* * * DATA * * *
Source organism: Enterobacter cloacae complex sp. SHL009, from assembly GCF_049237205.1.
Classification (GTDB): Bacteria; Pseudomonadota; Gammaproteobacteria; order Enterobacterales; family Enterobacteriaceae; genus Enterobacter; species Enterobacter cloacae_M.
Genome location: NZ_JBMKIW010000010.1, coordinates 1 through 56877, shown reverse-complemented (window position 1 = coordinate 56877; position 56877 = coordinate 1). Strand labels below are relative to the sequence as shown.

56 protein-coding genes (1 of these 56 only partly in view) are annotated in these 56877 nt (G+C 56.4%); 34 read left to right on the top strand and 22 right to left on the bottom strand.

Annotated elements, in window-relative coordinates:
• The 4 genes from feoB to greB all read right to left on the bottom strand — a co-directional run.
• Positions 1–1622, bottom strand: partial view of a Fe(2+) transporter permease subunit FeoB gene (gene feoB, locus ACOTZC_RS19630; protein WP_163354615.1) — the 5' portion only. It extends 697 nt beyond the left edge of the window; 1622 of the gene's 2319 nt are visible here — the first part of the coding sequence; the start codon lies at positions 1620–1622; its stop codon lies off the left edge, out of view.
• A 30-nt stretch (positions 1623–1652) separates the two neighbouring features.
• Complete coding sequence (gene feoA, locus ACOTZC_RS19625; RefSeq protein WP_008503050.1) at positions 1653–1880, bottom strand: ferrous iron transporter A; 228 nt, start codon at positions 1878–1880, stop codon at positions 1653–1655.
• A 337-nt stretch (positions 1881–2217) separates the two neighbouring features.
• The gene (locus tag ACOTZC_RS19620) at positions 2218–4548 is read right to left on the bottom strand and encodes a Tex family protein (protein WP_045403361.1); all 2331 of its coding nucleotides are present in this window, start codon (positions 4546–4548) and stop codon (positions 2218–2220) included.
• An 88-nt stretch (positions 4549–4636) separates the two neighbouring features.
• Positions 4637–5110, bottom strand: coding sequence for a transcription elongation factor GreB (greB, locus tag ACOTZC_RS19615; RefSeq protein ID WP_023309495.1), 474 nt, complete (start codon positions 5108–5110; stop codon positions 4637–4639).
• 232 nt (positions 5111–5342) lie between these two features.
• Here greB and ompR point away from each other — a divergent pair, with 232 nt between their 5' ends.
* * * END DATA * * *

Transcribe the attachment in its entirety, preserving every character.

Source organism: Enterobacter cloacae complex sp. SHL009, from assembly GCF_049237205.1.
Classification (GTDB): Bacteria; Pseudomonadota; Gammaproteobacteria; order Enterobacterales; family Enterobacteriaceae; genus Enterobacter; species Enterobacter cloacae_M.
Genome location: NZ_JBMKIW010000010.1, coordinates 1 through 56877, shown reverse-complemented (window position 1 = coordinate 56877; position 56877 = coordinate 1). Strand labels below are relative to the sequence as shown.

56 protein-coding genes (1 of these 56 only partly in view) are annotated in these 56877 nt (G+C 56.4%); 34 read left to right on the top strand and 22 right to left on the bottom strand.

Annotated elements, in window-relative coordinates:
• The 4 genes from feoB to greB all read right to left on the bottom strand — a co-directional run.
• Positions 1–1622, bottom strand: partial view of a Fe(2+) transporter permease subunit FeoB gene (gene feoB, locus ACOTZC_RS19630; protein WP_163354615.1) — the 5' portion only. It extends 697 nt beyond the left edge of the window; 1622 of the gene's 2319 nt are visible here — the first part of the coding sequence; the start codon lies at positions 1620–1622; its stop codon lies off the left edge, out of view.
• A 30-nt stretch (positions 1623–1652) separates the two neighbouring features.
• Complete coding sequence (gene feoA, locus ACOTZC_RS19625; RefSeq protein WP_008503050.1) at positions 1653–1880, bottom strand: ferrous iron transporter A; 228 nt, start codon at positions 1878–1880, stop codon at positions 1653–1655.
• A 337-nt stretch (positions 1881–2217) separates the two neighbouring features.
• The gene (locus tag ACOTZC_RS19620) at positions 2218–4548 is read right to left on the bottom strand and encodes a Tex family protein (protein WP_045403361.1); all 2331 of its coding nucleotides are present in this window, start codon (positions 4546–4548) and stop codon (positions 2218–2220) included.
• An 88-nt stretch (positions 4549–4636) separates the two neighbouring features.
• Positions 4637–5110, bottom strand: coding sequence for a transcription elongation factor GreB (greB, locus tag ACOTZC_RS19615; RefSeq protein ID WP_023309495.1), 474 nt, complete (start codon positions 5108–5110; stop codon positions 4637–4639).
• 232 nt (positions 5111–5342) lie between these two features.
• Here greB and ompR point away from each other — a divergent pair, with 232 nt between their 5' ends.